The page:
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Opposing view: Washington won't solve our drought

As appeared in USA Today

Washington, August 10, 2011
Tags: Energy

This year's drought in Texas and much of the southern U.S. has been devastating. In fact, it has been historic. The Texas State Climatologist calls it the most severe one-year drought on record. Last year, my hometown of Clarendon, Texas, recorded 27.95 inches of precipitation. This year, we received a total of 2.08 inches through Aug. 10.

My family has been ranching in northern Texas for more than 120 years, and we have never seen or felt anything like it. But the solution to the drought will not come from Washington, and the federal government could well add to our problems.

Studying the Earth's climate is important. We should try to improve our understanding of weather to include how it is changing and what may be causing those changes. Jumping to conclusions and inflicting real hardship on people based on computer simulations, however, does not make sense.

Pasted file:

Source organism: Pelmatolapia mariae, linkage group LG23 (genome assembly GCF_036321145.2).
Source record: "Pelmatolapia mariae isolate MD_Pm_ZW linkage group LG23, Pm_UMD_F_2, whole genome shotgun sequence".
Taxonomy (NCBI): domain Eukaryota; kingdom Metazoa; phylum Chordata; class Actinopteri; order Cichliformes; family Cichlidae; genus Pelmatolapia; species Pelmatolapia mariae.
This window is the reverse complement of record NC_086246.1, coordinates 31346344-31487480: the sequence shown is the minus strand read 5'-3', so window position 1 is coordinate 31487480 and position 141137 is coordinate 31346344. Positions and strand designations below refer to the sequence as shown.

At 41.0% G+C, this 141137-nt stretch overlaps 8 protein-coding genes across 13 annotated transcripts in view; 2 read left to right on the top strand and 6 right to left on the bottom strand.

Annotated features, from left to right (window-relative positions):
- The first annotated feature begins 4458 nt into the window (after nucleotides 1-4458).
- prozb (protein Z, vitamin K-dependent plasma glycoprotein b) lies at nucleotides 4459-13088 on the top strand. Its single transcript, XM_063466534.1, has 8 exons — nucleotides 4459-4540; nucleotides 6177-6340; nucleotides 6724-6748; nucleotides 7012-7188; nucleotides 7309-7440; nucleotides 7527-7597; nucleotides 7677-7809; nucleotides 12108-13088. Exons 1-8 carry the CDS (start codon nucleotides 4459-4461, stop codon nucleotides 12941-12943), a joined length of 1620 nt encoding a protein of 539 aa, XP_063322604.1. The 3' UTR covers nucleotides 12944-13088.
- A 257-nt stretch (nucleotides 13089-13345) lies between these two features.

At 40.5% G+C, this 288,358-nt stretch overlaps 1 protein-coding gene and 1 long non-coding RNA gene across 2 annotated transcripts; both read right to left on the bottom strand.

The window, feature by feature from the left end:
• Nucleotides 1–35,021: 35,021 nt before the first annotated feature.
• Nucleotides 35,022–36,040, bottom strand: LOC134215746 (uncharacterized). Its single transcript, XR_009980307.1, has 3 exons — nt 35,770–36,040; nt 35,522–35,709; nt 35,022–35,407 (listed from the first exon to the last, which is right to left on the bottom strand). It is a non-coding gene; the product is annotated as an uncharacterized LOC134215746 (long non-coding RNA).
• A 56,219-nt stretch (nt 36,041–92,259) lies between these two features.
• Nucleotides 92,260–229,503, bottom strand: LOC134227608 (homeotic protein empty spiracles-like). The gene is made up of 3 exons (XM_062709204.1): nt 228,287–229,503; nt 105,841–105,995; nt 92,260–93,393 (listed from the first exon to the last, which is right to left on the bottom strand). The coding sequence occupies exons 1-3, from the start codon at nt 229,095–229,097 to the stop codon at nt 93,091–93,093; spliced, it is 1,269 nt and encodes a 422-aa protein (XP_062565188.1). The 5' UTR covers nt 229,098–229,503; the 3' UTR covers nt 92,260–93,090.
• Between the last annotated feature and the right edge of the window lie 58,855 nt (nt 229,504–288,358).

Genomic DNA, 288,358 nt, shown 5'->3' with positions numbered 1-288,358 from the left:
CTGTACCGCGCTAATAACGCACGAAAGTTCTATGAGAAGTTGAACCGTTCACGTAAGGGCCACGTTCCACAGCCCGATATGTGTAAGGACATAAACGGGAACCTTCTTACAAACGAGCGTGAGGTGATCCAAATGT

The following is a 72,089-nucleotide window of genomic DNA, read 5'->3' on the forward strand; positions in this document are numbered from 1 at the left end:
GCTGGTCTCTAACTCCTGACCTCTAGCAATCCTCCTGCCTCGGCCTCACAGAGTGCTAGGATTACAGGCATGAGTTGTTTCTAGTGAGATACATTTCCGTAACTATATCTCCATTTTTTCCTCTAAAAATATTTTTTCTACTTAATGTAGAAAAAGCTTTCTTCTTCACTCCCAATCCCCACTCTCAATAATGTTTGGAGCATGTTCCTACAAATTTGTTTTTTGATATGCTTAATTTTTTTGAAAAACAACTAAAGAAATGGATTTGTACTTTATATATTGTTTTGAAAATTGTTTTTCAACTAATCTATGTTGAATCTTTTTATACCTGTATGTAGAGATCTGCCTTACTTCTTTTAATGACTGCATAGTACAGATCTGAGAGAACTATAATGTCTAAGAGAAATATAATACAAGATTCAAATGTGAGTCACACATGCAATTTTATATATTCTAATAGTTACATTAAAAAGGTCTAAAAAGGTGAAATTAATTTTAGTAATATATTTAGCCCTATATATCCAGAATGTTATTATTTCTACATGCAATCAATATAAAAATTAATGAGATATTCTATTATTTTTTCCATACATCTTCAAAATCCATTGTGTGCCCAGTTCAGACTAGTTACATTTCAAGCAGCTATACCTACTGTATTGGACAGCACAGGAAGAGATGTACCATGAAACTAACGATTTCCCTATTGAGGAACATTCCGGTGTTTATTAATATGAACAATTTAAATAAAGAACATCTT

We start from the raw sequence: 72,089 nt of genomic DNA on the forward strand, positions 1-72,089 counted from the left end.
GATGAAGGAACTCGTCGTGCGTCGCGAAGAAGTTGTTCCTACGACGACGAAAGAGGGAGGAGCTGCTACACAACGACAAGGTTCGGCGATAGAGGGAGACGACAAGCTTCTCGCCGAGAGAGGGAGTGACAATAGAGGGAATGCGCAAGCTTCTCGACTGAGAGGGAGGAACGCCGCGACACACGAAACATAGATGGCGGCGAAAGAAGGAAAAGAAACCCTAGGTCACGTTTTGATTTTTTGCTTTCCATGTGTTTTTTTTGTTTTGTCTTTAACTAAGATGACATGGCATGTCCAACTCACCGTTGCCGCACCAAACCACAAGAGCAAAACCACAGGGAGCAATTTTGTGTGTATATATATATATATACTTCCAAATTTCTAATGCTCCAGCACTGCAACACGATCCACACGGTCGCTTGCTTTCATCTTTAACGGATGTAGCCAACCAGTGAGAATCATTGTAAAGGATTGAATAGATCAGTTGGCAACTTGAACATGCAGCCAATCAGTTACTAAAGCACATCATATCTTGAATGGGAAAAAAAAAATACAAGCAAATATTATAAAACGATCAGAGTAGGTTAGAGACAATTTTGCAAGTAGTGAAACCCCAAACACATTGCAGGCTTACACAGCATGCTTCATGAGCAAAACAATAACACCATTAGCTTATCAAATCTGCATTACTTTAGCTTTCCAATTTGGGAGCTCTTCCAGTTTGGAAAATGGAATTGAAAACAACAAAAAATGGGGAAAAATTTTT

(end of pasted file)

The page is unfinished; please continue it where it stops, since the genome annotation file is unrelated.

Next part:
Any decisions we make should be based on sound science rather than political, social or personal profit agendas. No computer model yet has correctly predicted the Earth's actual temperatures. We simply do not understand enough about the causes and effects related to our weather.

Yet, some in Washington continue to push for new regulations and added taxes based upon those flawed models. Their policies would cost us jobs as the economy continues to struggle.

Many of the people who earn their living on the land and are most affected by the drought will be the very ones most hurt by "cap and trade" and similar proposals. Everyone, however, will pay higher prices for energy and for the things we buy. And because China and others will not impose the same policies, the net effect is that we would become less competitive, hurting our own people for questionable benefit at best.

Washington should be implementing policies that create jobs and economic growth. There will always be those who want to exploit hardship to push their agenda, but my part of the country cannot afford the taxes and regulations they want to impose on us. A prayer for rain, however, would be appreciated.

 

Rep. Mac Thornberry, a Republican, represents Texas' 13th congressional district.

http://www.usatoday.com/news/opinion/editorials/2011-08-10-drought-cap-and-trade-texas_n.htm#uslPageReturn